Everyone take a deep breath. Now exhale slowly. Repeat. The Arizona Cardinals will be without star inside linebacker Daryl Washington for the entire 2014 NFL season, according to a tweet from Mike Jurecki of Fox Sports 910-AM:
Darren Urban and Kyle Odegard of AZCardinals.com filled us in on why he was suspended and included some further details:
Washington was suspended for the first four games of the 2013 season after violating the league's substance abuse policy for a third time, and the team went 2-2 without him.
Back then, quarterback Carson Palmer had the offense running like an old VW Bug on its last leg. The offense had the eighth-most turnovers in the league with eight, and the offensive line resembled that of the ones former head coach Ken Whisenhunt slapped together in a hurry the night before a game.
The Cardinals were a competent offense away from being 3-1 over that span.
The defense played to the best of its ability, getting lit up by Drew Brees and the New Orleans Saints in Week 3 to the tune of 31 points. But Arizona was No. 3 in the NFL over the first month, allowing just 3.03 yards per rushing attempt and only one rushing touchdown; it was ninth in yards per play, at 5.07.
All the while, rookie running back Andre Ellington had not yet been freed; Palmer had completed only 57.5 percent of his passes with four touchdowns, six interceptions and a 69.8 passer rating.
The Cardinals will be just fine without Washington in 2014, and it has nothing to do with the defense.
As noted above, Palmer and the offense misfired quite a bit while Washington served his four-game suspension in 2013. Palmer, a former Heisman Trophy-winning quarterback, turned the ball over too much, the line was porous as always and Rashard Mendenhall was trudging along at 3.38 yards per carry as the team’s starting running back.
That won’t be the case this season. The offense is “light-years” ahead of where it was at this time last year, according to Palmer (h/t Kent Somers of AZCentral.com).
Myself and other guys were out here last year...just swimming (mentally). Inside your head you're thinking about 80 different things. [...]
Where we’re at this point is like light-years from last year. [The receivers] are getting on the same page. Every play, they come back and there is good dialogue—‘Why did you break out? Why did you break in?’
You would be hard-pressed to find a better receiving corps from top to bottom than the one in Arizona. Larry Fitzgerald, if healthy, expects to be back to his Pro Bowl form; Michael Floyd is ready to be an elite receiver; and Ted Ginn Jr. and rookie John Brown form a more than formidable three-four combination on the inside.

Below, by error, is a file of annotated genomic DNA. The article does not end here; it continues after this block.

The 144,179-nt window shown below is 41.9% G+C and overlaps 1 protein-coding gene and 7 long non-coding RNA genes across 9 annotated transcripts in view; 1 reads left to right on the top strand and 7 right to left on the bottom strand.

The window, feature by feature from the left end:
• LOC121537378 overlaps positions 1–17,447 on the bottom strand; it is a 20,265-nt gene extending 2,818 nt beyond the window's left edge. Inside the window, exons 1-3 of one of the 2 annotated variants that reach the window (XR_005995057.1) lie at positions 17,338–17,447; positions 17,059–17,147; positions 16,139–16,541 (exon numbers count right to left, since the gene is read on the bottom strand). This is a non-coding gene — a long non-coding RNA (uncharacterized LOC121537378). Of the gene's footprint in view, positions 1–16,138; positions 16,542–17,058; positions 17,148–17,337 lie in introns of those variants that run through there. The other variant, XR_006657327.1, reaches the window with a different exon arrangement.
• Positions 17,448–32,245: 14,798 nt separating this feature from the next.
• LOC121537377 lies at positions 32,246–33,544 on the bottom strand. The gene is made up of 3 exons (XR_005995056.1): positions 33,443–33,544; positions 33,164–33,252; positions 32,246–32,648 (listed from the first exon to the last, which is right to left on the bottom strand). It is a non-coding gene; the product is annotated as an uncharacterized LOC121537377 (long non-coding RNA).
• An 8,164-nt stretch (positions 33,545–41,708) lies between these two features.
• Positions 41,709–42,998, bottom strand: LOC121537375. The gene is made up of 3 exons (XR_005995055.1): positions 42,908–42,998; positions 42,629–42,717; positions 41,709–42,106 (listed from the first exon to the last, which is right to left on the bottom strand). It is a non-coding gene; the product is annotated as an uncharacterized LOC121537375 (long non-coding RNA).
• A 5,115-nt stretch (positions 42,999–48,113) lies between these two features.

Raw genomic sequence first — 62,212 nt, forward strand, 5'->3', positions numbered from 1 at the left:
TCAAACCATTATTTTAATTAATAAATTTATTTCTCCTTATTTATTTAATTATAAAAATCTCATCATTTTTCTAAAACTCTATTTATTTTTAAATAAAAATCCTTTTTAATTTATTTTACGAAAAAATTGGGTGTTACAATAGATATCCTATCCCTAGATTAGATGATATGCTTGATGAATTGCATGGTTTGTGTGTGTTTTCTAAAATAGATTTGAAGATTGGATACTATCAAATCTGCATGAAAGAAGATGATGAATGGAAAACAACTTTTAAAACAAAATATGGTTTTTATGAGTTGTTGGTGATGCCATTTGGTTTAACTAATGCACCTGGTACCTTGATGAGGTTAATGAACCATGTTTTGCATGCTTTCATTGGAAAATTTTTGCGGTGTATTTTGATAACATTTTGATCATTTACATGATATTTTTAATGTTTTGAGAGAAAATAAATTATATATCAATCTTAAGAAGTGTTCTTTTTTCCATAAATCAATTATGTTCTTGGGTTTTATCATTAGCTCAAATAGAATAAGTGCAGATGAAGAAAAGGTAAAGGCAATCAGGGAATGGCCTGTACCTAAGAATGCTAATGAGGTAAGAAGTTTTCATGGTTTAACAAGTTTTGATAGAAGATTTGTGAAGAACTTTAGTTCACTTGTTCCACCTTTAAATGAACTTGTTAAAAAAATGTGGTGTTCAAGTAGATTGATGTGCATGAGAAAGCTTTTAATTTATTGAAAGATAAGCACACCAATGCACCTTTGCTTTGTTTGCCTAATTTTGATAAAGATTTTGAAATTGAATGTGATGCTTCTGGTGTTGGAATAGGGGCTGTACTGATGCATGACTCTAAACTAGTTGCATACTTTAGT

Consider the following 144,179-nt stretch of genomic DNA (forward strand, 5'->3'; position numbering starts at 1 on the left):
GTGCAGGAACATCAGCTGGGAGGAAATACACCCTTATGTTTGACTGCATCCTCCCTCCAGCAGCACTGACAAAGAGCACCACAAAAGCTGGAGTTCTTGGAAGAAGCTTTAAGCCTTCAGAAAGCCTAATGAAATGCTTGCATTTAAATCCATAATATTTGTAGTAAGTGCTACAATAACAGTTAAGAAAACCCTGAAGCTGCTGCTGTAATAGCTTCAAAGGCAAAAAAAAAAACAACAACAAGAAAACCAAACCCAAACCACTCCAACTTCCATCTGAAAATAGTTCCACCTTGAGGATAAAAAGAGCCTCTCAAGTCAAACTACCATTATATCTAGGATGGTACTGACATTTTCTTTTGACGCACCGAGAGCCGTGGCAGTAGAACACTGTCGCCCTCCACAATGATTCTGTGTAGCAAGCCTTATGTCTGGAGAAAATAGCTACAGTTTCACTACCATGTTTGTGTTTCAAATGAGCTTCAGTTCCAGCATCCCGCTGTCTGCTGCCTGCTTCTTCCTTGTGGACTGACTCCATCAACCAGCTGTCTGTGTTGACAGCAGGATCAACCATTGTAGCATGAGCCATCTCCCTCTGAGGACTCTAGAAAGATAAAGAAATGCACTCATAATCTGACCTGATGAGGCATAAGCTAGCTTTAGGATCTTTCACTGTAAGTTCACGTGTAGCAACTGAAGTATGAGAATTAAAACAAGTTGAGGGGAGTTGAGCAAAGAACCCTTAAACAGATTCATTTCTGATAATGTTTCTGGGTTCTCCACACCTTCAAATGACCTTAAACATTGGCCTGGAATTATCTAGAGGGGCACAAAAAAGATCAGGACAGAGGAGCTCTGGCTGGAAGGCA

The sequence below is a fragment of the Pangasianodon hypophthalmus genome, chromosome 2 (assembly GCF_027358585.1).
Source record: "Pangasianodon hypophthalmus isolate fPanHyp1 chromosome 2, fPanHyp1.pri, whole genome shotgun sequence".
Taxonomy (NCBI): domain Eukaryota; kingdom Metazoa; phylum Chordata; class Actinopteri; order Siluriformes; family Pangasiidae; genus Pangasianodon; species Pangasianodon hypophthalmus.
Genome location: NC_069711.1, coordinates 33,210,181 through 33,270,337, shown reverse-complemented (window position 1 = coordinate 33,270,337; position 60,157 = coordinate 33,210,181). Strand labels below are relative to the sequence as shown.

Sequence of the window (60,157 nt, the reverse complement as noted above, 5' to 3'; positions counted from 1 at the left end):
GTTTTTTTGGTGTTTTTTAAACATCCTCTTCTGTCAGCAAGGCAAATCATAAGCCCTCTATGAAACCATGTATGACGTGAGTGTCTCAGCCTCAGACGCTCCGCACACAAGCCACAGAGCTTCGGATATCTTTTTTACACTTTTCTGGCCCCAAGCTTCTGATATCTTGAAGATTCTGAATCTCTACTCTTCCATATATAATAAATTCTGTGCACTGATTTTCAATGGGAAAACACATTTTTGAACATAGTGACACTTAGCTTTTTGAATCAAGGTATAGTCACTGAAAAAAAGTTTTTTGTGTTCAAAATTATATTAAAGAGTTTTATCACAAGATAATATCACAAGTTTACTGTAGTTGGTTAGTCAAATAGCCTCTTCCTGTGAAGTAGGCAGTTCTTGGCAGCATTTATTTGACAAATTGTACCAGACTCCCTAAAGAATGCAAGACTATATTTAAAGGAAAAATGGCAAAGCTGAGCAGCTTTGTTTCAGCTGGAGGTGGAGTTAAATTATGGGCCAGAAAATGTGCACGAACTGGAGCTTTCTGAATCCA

Ellington is set to have a much larger workload this season. Whether he touches the ball 25 to 30 times per game as head coach Bruce Arians stated he could, per Odegard—and whether 25 to 30 touches is a good idea—remains to be seen, but the second-year back will have an increased role in the offense.
The group of tight ends—none of whom should be considered elite but one of whom could eventually get there—is formidable. Rob Housler could be on his way out if he doesn’t show vast improvement in run blocking and in field awareness. Jake Ballard and John Carlson will battle for the No. 2 tight end role this season. Housler may well be out of that conversation with how poorly he performed in 2013.
And rookie Troy Niklas gives Palmer a massive, athletic target down in the red zone and gives Ellington almost a sixth offensive lineman with how he blocks.
Speaking of the offensive line, did you hear it also improved this offseason? The left side of the line could be among the best in the league, with left tackle Jared Veldheer joining left guard Jonathan Cooper.
The right side is a question mark, no doubt. But assuming right guard Earl Watford and right tackle Bobby Massie win their respective camp battles, the Cardinals will have one of the more athletic lines in football.
Over the final eight games of 2013, Palmer completed 65.3 percent of his passes (ranked sixth) for 2,361 yards (third), 14 touchdowns (sixth), eight interceptions and a 95.3 passer rating (ninth).
Does he throw too many interceptions? Sure. But with improved offensive play around him and better weapons on the outside, there will be enough points scored to carry the defense in the event that Washington’s loss hurts from time to time.
The NFC West is tough, but general manager Steve Keim has done a terrific job of adding talent and depth to most positions on both sides of the ball. Washington’s suspension hurts right now, but fans will realize he won't be missed once the team starts winning games.